Design and performance of a Nafion dryer for continuous operation at CO 2 and CH 4 air monitoring sites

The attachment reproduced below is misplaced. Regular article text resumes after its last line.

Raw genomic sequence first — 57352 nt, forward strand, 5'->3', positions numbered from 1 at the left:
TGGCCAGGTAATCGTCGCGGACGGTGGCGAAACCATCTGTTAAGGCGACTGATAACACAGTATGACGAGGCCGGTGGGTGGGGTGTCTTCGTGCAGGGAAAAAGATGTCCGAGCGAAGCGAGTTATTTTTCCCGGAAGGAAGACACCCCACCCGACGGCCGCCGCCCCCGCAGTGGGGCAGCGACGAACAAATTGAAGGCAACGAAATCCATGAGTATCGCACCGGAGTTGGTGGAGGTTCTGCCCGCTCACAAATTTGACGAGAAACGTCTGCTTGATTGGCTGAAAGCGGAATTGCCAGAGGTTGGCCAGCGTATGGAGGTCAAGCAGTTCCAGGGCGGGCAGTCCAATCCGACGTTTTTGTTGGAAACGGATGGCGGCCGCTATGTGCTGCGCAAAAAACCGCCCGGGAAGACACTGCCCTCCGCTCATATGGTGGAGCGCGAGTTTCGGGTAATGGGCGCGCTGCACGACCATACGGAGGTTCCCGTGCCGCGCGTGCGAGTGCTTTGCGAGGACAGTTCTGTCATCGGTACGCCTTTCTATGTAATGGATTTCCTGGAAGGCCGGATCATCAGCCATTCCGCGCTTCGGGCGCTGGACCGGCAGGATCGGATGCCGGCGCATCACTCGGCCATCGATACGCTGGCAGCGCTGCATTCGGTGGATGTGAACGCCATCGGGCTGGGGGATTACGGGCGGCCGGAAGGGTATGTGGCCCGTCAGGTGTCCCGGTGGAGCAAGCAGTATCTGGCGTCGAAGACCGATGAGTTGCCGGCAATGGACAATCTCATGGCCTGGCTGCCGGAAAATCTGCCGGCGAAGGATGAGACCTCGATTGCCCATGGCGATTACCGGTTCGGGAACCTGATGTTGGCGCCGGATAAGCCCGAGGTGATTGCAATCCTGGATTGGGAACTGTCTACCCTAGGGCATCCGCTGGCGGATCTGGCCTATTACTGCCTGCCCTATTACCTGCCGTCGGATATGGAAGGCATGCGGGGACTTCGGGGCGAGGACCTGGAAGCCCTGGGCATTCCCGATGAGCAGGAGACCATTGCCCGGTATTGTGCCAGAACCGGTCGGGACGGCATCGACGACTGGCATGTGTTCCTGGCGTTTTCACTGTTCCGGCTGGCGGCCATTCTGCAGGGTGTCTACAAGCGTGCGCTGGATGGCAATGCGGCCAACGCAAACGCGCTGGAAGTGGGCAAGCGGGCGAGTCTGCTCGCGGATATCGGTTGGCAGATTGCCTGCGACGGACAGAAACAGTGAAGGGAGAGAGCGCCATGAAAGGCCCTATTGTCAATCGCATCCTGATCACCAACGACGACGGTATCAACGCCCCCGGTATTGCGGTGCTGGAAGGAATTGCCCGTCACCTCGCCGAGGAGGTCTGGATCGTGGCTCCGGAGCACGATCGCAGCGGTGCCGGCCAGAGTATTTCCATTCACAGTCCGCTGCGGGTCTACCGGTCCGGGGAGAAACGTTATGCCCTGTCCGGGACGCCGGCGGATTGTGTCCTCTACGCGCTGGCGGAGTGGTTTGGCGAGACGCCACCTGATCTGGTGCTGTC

In preparation for routine deployment in a network of greenhouse gas monitoring stations, we have designed and tested a simple method for drying ambient air to near or below 0.2% (2000 ppm) mole fraction H 2O using a Nafion dryer. The inlet system was designed for use with cavity ring-down spectrometer (CRDS) analyzers such as the Picarro model G2301 that measure H 2O in addition to their principal analytes, in this case CO 2 and CH 4. These analyzers report dry-gas mixing ratios without drying the sample by measuring H 2O mixing ratio at the same frequency as the main analytes, and then correcting for the dilution and peak broadening effects of H 2O on the mixing ratios of the other analytes measured in moist air. However, it is difficult to accurately validate the water vapor correction in the field. By substantially lowering the amount of H 2O in the sample, uncertainties in the applied water vapor corrections can be reduced by an order of magnitude or more, thus eliminating the need to determine instrument-specific water vapor correction coefficients and to verify the stability over time. Our Nafion drying inlet system takes advantage of the extra capacity of the analyzer pump to redirect 30% of the dry gas exiting the Nafion to the outer shell side of the dryer and has no consumables. We tested the Nafion dryer against a cryotrap (−97 °C) method for removing H 2O and found that in wet-air tests, the Nafion reduces the CO 2 dry-gas mixing ratios of the sample gas by as much as 0.1 ± 0.01 ppm due to leakage across the membrane. The effect on CH 4 was smaller and varied within ± 0.2 ppb, with an approximate uncertainty of 0.1 ppb. The Nafion-induced CO 2 bias is partially offset by sending the dry reference gases through the Nafion dryer as well. The residual bias due to the impact of moisture differences between sample and reference gas on the permeation through the Nafion was approximately −0.05 ppm for CO 2 and varied within ± 0.2 ppb for CH 4. The uncertainty of this partial drying method is within the WMO compatibility guidelines for the Northern Hemisphere, 0.1 ppm for CO 2 and 2 ppb for CH 4, and is comparable to experimentally determining water vapor corrections for each instrument but less subject to concerns of possible drift in these corrections.